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How *often* you click Ctrl+S can affect Lotus Notes application development

on 2/04/10


Continuing in our series of Lotus Notes secrets, we’d like to share a strange little tidbit about design element replication (this is one of the secrets that Ytria’s Eric Houvenaghel shared at his Lotusphere 2010 BoF session):

A tale of two Lotus Notes developers

Once upon a time two developers were each working on their own local replicas of the same Notes application.

One developer, we’ll call him Bob, was nervous about losing changes so he clicked Ctrl+S after every single change he made.

The other developer, who we’ll dub Henry, was a bit more laid back. He only saved his work periodically, after significant changes were made.

Now the problem:

Naturally enough, Henry and Bob would sometimes get their wires crossed and work on the same design elements at the same time. And since Designs can’t have conflicts, someone’s work would inevitably be lost after replication. But oddly, in these situations it was always Henry’s work that got lost–even if he was the last one to work on the design element in question.

But why?

Because every time Bob clicked Ctrl+S the sequence number would go up and it turns out that  a higher sequence number trumps a more recent Modified date in design element replication.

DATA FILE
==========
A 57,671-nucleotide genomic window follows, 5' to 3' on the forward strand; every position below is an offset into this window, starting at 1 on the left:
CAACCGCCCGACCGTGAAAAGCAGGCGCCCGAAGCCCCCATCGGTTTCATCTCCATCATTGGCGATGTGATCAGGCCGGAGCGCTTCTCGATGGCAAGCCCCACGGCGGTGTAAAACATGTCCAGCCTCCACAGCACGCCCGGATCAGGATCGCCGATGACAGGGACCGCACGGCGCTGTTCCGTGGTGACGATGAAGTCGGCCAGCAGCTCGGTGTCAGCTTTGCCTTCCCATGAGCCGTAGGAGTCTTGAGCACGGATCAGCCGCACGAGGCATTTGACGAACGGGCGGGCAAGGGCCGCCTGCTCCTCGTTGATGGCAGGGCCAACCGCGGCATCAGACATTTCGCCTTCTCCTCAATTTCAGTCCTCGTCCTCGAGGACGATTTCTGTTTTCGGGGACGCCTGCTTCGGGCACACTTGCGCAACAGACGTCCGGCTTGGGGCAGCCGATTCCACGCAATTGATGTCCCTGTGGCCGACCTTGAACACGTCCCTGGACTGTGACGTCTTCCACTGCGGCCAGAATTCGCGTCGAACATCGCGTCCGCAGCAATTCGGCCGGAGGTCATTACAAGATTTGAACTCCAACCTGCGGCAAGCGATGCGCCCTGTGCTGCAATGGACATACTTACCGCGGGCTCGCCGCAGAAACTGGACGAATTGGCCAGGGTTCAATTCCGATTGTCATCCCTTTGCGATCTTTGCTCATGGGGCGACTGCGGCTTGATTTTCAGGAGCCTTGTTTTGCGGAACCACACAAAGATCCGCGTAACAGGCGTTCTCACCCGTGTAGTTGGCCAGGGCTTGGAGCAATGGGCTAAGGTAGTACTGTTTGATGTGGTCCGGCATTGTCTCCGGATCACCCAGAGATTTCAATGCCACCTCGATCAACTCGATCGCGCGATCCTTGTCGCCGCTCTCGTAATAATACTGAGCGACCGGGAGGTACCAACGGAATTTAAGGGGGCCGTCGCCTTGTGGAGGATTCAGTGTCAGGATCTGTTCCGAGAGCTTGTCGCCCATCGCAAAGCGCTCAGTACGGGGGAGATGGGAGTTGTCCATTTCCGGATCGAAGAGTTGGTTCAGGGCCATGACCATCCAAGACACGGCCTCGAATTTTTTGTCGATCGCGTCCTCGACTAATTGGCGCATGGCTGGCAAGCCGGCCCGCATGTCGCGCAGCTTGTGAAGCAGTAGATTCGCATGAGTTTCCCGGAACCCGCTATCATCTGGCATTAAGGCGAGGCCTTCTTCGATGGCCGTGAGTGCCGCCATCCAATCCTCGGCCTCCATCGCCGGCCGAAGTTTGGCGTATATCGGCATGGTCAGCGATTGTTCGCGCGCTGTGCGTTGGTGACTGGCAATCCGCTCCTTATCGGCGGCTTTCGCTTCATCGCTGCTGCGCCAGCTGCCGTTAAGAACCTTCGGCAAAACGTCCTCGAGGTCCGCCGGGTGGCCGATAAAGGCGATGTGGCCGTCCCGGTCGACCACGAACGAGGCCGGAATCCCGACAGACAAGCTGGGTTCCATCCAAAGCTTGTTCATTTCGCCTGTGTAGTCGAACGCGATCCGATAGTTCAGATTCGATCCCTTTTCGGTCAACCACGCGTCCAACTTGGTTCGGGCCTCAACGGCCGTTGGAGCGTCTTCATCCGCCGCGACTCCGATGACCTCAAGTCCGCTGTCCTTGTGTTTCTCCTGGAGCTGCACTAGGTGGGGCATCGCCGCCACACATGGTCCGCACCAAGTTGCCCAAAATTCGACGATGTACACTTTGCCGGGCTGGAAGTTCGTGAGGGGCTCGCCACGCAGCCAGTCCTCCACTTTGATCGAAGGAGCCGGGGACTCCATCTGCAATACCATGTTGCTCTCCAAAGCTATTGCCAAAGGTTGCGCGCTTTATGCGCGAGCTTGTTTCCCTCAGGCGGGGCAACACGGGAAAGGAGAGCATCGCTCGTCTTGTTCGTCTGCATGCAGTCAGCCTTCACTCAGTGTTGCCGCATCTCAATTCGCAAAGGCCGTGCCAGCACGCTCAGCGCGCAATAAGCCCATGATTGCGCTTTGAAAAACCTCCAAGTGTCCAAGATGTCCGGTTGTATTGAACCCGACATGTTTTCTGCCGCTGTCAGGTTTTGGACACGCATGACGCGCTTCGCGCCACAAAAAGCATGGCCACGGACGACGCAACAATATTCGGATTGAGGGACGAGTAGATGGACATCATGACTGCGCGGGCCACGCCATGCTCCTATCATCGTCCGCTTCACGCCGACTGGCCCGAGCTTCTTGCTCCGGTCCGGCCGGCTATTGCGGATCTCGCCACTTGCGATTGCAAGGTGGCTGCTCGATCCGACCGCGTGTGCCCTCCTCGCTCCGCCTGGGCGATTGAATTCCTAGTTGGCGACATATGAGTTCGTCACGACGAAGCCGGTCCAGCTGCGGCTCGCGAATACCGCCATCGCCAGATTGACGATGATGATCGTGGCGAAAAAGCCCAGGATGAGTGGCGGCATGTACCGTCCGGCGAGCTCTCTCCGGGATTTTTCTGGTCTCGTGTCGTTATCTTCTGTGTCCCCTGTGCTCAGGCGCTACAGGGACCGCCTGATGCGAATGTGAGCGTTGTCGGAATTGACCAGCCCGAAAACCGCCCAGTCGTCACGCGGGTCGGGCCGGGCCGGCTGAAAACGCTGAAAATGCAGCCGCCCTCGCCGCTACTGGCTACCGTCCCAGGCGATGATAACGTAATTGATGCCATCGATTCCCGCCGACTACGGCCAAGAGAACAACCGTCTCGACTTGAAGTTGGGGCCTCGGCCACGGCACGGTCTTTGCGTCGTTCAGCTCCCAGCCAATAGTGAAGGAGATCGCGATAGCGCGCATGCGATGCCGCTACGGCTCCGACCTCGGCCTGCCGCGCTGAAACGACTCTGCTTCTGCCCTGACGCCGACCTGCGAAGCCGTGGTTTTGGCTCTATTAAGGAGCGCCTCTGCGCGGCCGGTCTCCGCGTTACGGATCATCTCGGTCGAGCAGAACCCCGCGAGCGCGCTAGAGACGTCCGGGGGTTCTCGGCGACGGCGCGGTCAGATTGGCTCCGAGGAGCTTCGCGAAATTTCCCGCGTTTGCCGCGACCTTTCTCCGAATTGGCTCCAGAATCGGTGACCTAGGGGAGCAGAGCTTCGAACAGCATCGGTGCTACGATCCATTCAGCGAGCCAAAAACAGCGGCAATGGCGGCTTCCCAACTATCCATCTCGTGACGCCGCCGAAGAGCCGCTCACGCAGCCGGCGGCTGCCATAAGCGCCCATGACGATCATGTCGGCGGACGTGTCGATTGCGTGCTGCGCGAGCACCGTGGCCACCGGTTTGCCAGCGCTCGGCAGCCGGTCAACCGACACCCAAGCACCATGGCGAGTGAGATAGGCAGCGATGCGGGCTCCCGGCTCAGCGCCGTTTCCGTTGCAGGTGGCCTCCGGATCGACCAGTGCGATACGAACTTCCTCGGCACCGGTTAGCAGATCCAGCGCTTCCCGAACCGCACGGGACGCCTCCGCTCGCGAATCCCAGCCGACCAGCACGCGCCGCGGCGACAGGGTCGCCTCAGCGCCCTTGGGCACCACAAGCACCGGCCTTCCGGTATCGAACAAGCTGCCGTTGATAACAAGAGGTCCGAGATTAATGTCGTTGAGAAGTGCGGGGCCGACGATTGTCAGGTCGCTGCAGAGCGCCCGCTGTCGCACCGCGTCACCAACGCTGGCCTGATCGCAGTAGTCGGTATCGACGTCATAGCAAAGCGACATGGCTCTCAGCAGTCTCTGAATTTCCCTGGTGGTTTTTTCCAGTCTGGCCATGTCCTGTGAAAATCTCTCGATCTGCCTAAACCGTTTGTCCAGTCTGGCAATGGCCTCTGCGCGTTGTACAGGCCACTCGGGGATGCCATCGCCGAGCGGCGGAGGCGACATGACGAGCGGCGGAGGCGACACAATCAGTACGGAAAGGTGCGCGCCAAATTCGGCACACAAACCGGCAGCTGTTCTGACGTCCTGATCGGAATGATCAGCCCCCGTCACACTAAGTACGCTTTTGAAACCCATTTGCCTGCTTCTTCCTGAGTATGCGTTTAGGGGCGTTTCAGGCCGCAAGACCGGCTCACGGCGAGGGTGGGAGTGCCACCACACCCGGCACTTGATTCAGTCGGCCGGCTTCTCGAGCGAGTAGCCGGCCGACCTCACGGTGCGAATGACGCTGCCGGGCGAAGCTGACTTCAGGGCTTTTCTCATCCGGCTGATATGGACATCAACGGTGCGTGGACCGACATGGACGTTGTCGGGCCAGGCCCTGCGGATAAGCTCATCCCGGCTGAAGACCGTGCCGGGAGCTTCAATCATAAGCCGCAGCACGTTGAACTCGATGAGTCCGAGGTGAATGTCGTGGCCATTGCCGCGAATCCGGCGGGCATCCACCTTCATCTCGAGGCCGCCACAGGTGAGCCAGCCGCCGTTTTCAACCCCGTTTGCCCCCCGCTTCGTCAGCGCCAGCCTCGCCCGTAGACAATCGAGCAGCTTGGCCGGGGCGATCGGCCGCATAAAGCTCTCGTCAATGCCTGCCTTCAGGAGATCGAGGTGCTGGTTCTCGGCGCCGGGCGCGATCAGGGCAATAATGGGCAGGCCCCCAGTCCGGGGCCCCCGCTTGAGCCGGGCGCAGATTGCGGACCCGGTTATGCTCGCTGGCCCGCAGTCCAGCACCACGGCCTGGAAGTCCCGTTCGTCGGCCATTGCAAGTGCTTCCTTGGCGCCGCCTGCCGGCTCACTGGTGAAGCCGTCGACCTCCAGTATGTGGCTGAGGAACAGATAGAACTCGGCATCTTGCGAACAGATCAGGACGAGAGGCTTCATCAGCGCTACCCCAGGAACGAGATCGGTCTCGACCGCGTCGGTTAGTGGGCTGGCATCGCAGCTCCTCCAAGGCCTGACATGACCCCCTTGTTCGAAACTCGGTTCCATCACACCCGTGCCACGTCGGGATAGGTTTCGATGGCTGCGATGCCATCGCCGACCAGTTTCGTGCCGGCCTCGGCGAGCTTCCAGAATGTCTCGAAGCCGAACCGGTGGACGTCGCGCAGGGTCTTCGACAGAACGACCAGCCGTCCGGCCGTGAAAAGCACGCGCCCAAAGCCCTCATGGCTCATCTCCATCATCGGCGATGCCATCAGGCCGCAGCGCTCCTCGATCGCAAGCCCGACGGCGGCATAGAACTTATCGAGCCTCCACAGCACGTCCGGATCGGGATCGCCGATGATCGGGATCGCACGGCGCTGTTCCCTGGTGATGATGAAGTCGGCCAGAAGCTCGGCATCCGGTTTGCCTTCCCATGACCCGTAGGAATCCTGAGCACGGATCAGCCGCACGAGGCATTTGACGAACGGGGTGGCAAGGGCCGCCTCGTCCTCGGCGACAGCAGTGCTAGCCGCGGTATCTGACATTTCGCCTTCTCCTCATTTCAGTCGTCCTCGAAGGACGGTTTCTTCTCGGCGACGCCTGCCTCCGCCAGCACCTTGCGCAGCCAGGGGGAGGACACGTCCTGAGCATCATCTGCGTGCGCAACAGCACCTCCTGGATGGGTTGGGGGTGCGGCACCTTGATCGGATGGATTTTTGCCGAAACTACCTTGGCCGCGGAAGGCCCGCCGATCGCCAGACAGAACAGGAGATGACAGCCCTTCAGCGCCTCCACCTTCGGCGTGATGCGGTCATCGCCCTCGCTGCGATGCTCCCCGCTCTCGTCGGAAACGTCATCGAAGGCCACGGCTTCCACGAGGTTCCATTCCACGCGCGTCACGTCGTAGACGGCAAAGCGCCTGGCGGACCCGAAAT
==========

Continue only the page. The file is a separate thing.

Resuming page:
Still don’t believe me?

For all you doubters out there, I performed a little experiment with scanEZ to confirm our observations (I used scanEZ because it lets you have  multiple open sessions with different active IDs).

First, I did some modifications to a view being sure to save frequently, thus running up the sequence number (see the image below)…


Image A: The Ctrl+S Maniac

Next, I performed another modification on the same design element on a replica of this database using a different ID. This time I only saved once. But notice in the image below the Modified date is more recent than in the image above:


Image B: The changes are more recent but the dev saved his work only once

When I replicated, as expected, the version in Image A was the “winner”:

The "winner"

The “winner”

How to avoid this issue

A locking solution that prevents developers from working on the same design element is probably the simplest way to prevent this problem from occurring in your Notes shop.

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  1. Since you are picking on me, even though I am laid back, I assure you that I never work on a Domino project with more than one developer where we do not use Design Locking on the development code. Rule is, Lock what you are and might be working on. If you see an element that is locked, use Sametime to ask the other developer if they will unlock it for you.

    Henry “Newbs”

  2. Interesting… Is Design Locking built into Lotus Notes Designer or is this a bespoke util ypu are using?

  3. Thanks for the comments fellows.

    Those are surely words to live by.
    I like your idea for preemptively locking designs you think you’ll be working on and then keeping Sametime open.

    I can’t speak for Henry, but I was talking about the Lotus Domino built-in Design locking capabilities first introduced in R6 and described here:
    There is also a popular third party locking solution on the market.


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